DALLAS — The Arlington Independent School District, Texas, needs $663 million to build new schools and upgrade existing facilities and transportation, according to a bond advisory committee.
Committee members urged AISD trustees to add two elementary schools, a $32 million fine arts center with a concert hall, a $46 million career and technical center, a $2.5 million agriculture center and a $25 million athletic complex with a natatorium and competition gymnasium.
The committee also called for converting two existing elementary schools into fine arts/dual language academies, adding two science labs and an art room to each elementary school, building six multipurpose activity centers at each high school, upgrading security and replacing buses and service vehicles.
Board members are scheduled to meet on Feb. 6 to decide whether to call a bond election in May or use its $468 million operating budget to pay for some of the capital improvement projects.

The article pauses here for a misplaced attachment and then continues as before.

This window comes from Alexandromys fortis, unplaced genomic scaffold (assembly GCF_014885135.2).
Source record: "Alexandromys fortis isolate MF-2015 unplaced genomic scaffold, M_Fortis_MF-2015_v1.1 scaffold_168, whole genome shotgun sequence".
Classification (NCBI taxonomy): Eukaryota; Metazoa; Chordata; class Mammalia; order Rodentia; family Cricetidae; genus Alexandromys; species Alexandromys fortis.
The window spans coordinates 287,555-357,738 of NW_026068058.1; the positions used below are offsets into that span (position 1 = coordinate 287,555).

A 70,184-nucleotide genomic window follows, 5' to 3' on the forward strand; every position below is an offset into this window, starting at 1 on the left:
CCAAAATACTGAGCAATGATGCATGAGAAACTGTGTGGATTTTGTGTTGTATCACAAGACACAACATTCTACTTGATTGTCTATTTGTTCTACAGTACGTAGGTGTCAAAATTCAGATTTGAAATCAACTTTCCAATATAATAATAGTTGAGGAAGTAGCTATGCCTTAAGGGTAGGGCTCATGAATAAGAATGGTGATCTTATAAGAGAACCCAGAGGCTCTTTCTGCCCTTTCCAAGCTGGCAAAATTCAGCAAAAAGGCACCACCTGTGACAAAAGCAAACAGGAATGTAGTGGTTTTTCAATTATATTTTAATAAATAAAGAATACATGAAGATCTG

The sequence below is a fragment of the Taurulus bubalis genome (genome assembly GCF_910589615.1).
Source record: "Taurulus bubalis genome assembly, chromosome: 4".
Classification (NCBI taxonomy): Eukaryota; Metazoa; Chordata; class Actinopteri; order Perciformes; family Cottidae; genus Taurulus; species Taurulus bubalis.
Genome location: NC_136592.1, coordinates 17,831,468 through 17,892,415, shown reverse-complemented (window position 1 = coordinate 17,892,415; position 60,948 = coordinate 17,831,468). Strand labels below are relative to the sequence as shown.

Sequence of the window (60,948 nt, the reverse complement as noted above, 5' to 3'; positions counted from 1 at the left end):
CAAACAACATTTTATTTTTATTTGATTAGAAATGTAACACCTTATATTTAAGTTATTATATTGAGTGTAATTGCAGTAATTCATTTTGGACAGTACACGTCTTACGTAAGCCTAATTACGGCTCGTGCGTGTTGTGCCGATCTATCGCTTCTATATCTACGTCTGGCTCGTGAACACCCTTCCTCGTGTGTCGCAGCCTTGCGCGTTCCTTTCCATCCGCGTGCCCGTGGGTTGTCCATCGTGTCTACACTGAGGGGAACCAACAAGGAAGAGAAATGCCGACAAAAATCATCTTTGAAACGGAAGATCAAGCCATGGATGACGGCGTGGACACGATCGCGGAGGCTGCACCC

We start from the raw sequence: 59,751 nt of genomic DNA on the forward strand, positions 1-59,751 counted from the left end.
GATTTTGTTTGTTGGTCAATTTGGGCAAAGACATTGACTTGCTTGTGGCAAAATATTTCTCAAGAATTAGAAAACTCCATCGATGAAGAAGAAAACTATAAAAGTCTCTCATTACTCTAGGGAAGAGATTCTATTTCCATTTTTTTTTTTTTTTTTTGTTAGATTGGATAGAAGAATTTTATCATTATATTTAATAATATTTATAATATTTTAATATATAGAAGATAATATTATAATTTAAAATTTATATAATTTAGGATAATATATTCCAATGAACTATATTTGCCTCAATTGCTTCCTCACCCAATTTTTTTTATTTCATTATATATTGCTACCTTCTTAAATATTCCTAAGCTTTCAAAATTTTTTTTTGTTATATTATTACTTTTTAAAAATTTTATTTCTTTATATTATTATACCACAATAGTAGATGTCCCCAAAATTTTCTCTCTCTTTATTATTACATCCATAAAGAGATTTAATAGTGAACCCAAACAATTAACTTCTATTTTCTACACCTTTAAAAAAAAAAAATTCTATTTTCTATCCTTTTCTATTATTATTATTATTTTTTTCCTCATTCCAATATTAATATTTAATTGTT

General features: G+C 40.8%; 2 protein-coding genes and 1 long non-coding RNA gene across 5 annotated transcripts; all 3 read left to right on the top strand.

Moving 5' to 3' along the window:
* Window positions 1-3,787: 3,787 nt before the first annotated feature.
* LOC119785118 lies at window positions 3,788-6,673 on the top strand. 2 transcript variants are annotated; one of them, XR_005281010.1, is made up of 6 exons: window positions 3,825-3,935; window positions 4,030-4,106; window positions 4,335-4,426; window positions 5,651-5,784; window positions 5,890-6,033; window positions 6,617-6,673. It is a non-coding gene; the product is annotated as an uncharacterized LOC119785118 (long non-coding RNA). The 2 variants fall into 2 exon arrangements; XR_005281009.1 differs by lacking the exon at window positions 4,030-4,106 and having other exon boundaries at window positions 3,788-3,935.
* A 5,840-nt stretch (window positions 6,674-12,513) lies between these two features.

The district plans to issue $17.6 million of school building bonds the week of Feb. 3 in a negotiated deal led by Wells Fargo Securities. The bonds carry the Texas Permanent School Fund's triple-A rating, with underlying ratings of AA from Standard & Poor's, and Aa1 from Moody's Investors Service. Fitch Ratings does not rate the bonds.
After this deal, Arlington ISD will have $462.8 million of debt outstanding, according to Moody's.
The population of the district in the Mid-Cities region of the Dallas-Fort Worth Metroplex grew 57.4% between the 1980 and 1990. Another increase of 24% occurred between the 1990 and 2000 census years and an increase of 15% between 2000 and 2010 brought the population to 380,000.
School officials report that there is some retail development occurring near the Dallas Cowboys football stadium and along the Interstate 20 corridor on the city's south side that could add value to the base in the future. The stadium itself, valued around $1.1 billion, is city of Arlington property and therefore is not subject to taxation.